U-M saves Medicare more than $22 million by improving preventive care, chronic illness care

U-M one of only two groups to create savings every year during five-year program

Medicare patients received better care at the University of Michigan Health System, and U-M staff have saved more than $22 million on the cost of that care during a five-year demonstration project. 

U-M’s savings resulted from five years of participation in the Medicare Physician Group Practice Demonstration Project. It is Medicare’s first Pay-for-Performance Demonstration Project to work directly with physician groups like the U-M Faculty Group Practice.

The project, which has now concluded, demonstrates potential benefits of Accountable Care Organizations, an initiative now written into the nation’s health care reform law. Ten different groups participated in the project. Of those only two – the University of Michigan and the Marshfield Clinic in Wisconsin – earned savings during all five years of the demonstration project.

Numbers for the fifth and final year were released today. In the fifth year, U-M saved more than $5.4 million by reducing costs to Medicare through quality improvement strategies and redesigning care. U-M also scored a 98 percent grade on quality measures that were part of the project.

“By virtue of our success, U-M already has set up an ACO,” says Caroline Blaum, M.D. Professor of Internal Medicine and Geriatrics; Associate Director, UM Faculty Group Practice; and Research Scientist at the VA Ann Arbor Healthcare System. “Over the course of this Demonstration, we have saved money and improved quality every year.

U-M, along with the other nine groups in this demonstration, began participating in another similar project in January. Known as the PGP Transitions Demonstration, this project will continue to inform Medicare leadership about important components of ACO policy.

“Here at U-M, we will continue to focus on increasing the quality we provide for patients with chronic diseases, and we will add additional quality measures for patients with Chronic Obstructive Pulmonary Disease, and for older adults with falls, osteoporosis and anticoagulation medication,” Blaum says.

“We will continue to improve our care coordination and care transitions for our patients with multiple diseases and with hospitalizations.”

David Spahlinger, M.D., Senior Associate Dean for Clinical Affairs at U-M, says the results show there are ways to cut costs but also improve quality of care. U-M is proud to be among the institutions testing out the concepts that are crucial to the national redesign of health care.

Spahlinger said U-M achieved both of the project’s aims: to provide the highest-quality care and reduce health care spending growth for all traditional Medicare patients, including those with costly chronic illnesses.

The five-year results were announced today in Washington, D.C., by the Centers for Medicare and Medicaid Services. CMS oversees the Medicare system and launched this demonstration project to promote investment in care management programs and redesigned care processes that might be used by doctors and hospitals nationwide.

The U-M Faculty Group Practice, part of the U-M Medical School, includes all of the nearly 1,600 U-M faculty physicians who care for patients at the three U-M hospitals and 40 U-M health centers.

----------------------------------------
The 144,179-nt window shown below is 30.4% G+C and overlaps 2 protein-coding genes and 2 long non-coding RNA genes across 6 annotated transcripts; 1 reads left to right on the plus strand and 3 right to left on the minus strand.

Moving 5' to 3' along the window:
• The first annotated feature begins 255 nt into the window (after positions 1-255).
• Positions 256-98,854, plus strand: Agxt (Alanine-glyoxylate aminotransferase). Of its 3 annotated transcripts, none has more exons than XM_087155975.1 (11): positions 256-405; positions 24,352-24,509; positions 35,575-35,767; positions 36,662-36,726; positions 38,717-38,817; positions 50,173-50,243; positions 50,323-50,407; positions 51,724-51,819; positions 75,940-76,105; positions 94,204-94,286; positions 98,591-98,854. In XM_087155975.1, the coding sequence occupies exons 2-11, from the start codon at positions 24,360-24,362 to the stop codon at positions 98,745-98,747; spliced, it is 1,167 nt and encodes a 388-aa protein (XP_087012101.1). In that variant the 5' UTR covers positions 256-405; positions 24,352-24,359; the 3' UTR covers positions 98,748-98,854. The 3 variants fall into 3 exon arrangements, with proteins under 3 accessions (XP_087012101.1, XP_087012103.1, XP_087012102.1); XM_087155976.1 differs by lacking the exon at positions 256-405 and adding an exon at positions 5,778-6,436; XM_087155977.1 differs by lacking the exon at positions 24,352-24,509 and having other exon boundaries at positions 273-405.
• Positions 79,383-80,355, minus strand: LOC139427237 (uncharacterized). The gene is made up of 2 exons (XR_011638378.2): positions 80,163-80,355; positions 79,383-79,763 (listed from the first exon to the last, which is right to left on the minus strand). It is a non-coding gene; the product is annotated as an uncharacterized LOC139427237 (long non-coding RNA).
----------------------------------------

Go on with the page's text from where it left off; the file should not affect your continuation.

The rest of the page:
Many of the programs and innovations that U-M has put in place for this project involve not only physicians but also pharmacists, nurses, social workers, care managers and others who are involved in the care of Medicare patients at all U-M facilities.

The project does not include those who were enrolled in a Medicare Advantage plan offered by a private health plan, nor Medicare participants who received only limited care at U-M. But the improvements made for the project are helping other patients as well.

The project began by focusing on the quality of care of patients with diabetes, but was expanded in its second year to include congestive heart failure and coronary artery disease – both chronic heart conditions that carry a very high risk of emergency hospitalization and other higher-cost care if not managed appropriately. Since the third year, the project has included hypertension – another high-risk and costly condition – and breast and colorectal cancer screenings.

During the years it has participated in the project, U-M has launched a number of new programs to help improve care for all patients seen at U-M. U-M has implemented transitional care programs designed to assist patients with hospital discharge information and follow-up activity. Also started were complex care coordination programs designed to reduce unnecessary treatments, readmissions, handoffs and wait times, as well as a medical home program where a patient and his or her personal physician partner to identify, provide, and coordinate all needed services across multiple locations and settings.

U-M’s Faculty Group Practice is the only organization in Michigan that took part in the PGP Demonstration and is now involved in the PGPTransitions Demonstration. It was chosen for several reasons, including demonstrated success in chronic care management and organizational structure.

For more information on the projects, visit www.cms.hhs.gov/DemoProjectsEvalRpts. Click on “Medicare Demonstrations” and then search for “Medicare Physician Group Practice Demonstration.”

The other physician groups participating in the projects are Billings Clinic, Billings, MT; Dartmouth-Hitchcock Clinic, Bedford, NH; The Everett Clinic, Everett, WA; Forsyth Medical Group, Winston-Salem, NC; Geisinger Clinic, Danville, PA; Marshfield Clinic, Marshfield, WI; Middlesex Health System, Middletown, CT; Park Nicollet Health Services, St. Louis Park, MN; and St. John’s Health System, Springfield, MO
 

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